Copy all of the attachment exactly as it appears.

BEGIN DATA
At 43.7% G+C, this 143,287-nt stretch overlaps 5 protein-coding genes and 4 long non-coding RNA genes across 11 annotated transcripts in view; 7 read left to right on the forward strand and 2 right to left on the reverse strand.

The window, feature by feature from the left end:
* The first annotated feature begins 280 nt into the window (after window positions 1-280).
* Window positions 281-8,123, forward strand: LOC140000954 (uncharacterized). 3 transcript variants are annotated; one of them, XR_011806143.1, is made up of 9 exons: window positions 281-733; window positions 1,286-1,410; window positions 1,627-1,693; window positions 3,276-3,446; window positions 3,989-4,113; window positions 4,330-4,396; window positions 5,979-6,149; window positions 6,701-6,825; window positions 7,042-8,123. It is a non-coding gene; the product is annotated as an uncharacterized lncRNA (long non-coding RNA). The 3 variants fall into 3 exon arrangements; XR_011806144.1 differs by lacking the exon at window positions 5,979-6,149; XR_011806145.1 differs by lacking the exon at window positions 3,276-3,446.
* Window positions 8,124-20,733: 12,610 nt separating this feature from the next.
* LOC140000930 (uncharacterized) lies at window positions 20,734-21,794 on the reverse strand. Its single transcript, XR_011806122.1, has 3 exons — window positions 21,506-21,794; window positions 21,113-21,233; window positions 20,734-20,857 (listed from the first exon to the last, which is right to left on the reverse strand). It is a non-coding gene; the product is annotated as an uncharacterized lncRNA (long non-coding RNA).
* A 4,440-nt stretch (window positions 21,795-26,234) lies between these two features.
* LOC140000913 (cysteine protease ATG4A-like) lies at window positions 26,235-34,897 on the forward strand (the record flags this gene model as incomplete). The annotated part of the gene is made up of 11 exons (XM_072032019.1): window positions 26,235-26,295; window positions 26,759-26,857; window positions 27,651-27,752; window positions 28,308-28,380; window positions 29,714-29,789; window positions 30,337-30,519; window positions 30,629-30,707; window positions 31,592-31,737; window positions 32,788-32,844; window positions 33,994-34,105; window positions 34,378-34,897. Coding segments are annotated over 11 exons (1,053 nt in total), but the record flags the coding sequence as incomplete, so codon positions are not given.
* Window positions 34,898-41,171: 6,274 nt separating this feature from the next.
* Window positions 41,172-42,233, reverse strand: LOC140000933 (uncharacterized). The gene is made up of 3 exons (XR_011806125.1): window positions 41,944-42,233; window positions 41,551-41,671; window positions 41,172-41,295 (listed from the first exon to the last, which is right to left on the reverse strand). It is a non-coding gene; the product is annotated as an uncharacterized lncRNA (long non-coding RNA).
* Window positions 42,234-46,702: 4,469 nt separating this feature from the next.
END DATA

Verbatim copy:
At 43.7% G+C, this 143,287-nt stretch overlaps 5 protein-coding genes and 4 long non-coding RNA genes across 11 annotated transcripts in view; 7 read left to right on the forward strand and 2 right to left on the reverse strand.

The window, feature by feature from the left end:
* The first annotated feature begins 280 nt into the window (after window positions 1-280).
* Window positions 281-8,123, forward strand: LOC140000954 (uncharacterized). 3 transcript variants are annotated; one of them, XR_011806143.1, is made up of 9 exons: window positions 281-733; window positions 1,286-1,410; window positions 1,627-1,693; window positions 3,276-3,446; window positions 3,989-4,113; window positions 4,330-4,396; window positions 5,979-6,149; window positions 6,701-6,825; window positions 7,042-8,123. It is a non-coding gene; the product is annotated as an uncharacterized lncRNA (long non-coding RNA). The 3 variants fall into 3 exon arrangements; XR_011806144.1 differs by lacking the exon at window positions 5,979-6,149; XR_011806145.1 differs by lacking the exon at window positions 3,276-3,446.
* Window positions 8,124-20,733: 12,610 nt separating this feature from the next.
* LOC140000930 (uncharacterized) lies at window positions 20,734-21,794 on the reverse strand. Its single transcript, XR_011806122.1, has 3 exons — window positions 21,506-21,794; window positions 21,113-21,233; window positions 20,734-20,857 (listed from the first exon to the last, which is right to left on the reverse strand). It is a non-coding gene; the product is annotated as an uncharacterized lncRNA (long non-coding RNA).
* A 4,440-nt stretch (window positions 21,795-26,234) lies between these two features.
* LOC140000913 (cysteine protease ATG4A-like) lies at window positions 26,235-34,897 on the forward strand (the record flags this gene model as incomplete). The annotated part of the gene is made up of 11 exons (XM_072032019.1): window positions 26,235-26,295; window positions 26,759-26,857; window positions 27,651-27,752; window positions 28,308-28,380; window positions 29,714-29,789; window positions 30,337-30,519; window positions 30,629-30,707; window positions 31,592-31,737; window positions 32,788-32,844; window positions 33,994-34,105; window positions 34,378-34,897. Coding segments are annotated over 11 exons (1,053 nt in total), but the record flags the coding sequence as incomplete, so codon positions are not given.
* Window positions 34,898-41,171: 6,274 nt separating this feature from the next.
* Window positions 41,172-42,233, reverse strand: LOC140000933 (uncharacterized). The gene is made up of 3 exons (XR_011806125.1): window positions 41,944-42,233; window positions 41,551-41,671; window positions 41,172-41,295 (listed from the first exon to the last, which is right to left on the reverse strand). It is a non-coding gene; the product is annotated as an uncharacterized lncRNA (long non-coding RNA).
* Window positions 42,234-46,702: 4,469 nt separating this feature from the next.